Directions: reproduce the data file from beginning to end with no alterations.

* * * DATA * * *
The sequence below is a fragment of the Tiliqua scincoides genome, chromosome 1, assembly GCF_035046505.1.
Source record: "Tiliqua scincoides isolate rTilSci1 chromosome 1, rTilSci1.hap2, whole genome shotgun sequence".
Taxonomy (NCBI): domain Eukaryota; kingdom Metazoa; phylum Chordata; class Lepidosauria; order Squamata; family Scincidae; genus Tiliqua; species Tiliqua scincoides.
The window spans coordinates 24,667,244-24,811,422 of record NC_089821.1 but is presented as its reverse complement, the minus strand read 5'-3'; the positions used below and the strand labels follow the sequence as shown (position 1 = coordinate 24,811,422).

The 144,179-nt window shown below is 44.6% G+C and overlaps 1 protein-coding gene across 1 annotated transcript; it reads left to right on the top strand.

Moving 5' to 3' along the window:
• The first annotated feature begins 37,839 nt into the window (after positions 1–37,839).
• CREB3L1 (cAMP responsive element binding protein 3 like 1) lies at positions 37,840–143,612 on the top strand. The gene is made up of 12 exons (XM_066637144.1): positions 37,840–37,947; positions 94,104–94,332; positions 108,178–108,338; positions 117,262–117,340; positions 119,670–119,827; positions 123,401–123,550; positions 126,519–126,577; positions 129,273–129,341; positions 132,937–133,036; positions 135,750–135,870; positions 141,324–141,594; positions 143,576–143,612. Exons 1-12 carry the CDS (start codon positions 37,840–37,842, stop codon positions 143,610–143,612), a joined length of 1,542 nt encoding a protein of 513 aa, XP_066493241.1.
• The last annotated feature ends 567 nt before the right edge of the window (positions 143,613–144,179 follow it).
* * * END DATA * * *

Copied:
The sequence below is a fragment of the Tiliqua scincoides genome, chromosome 1, assembly GCF_035046505.1.
Source record: "Tiliqua scincoides isolate rTilSci1 chromosome 1, rTilSci1.hap2, whole genome shotgun sequence".
Taxonomy (NCBI): domain Eukaryota; kingdom Metazoa; phylum Chordata; class Lepidosauria; order Squamata; family Scincidae; genus Tiliqua; species Tiliqua scincoides.
The window spans coordinates 24,667,244-24,811,422 of record NC_089821.1 but is presented as its reverse complement, the minus strand read 5'-3'; the positions used below and the strand labels follow the sequence as shown (position 1 = coordinate 24,811,422).

The 144,179-nt window shown below is 44.6% G+C and overlaps 1 protein-coding gene across 1 annotated transcript; it reads left to right on the top strand.

Moving 5' to 3' along the window:
• The first annotated feature begins 37,839 nt into the window (after positions 1–37,839).
• CREB3L1 (cAMP responsive element binding protein 3 like 1) lies at positions 37,840–143,612 on the top strand. The gene is made up of 12 exons (XM_066637144.1): positions 37,840–37,947; positions 94,104–94,332; positions 108,178–108,338; positions 117,262–117,340; positions 119,670–119,827; positions 123,401–123,550; positions 126,519–126,577; positions 129,273–129,341; positions 132,937–133,036; positions 135,750–135,870; positions 141,324–141,594; positions 143,576–143,612. Exons 1-12 carry the CDS (start codon positions 37,840–37,842, stop codon positions 143,610–143,612), a joined length of 1,542 nt encoding a protein of 513 aa, XP_066493241.1.
• The last annotated feature ends 567 nt before the right edge of the window (positions 143,613–144,179 follow it).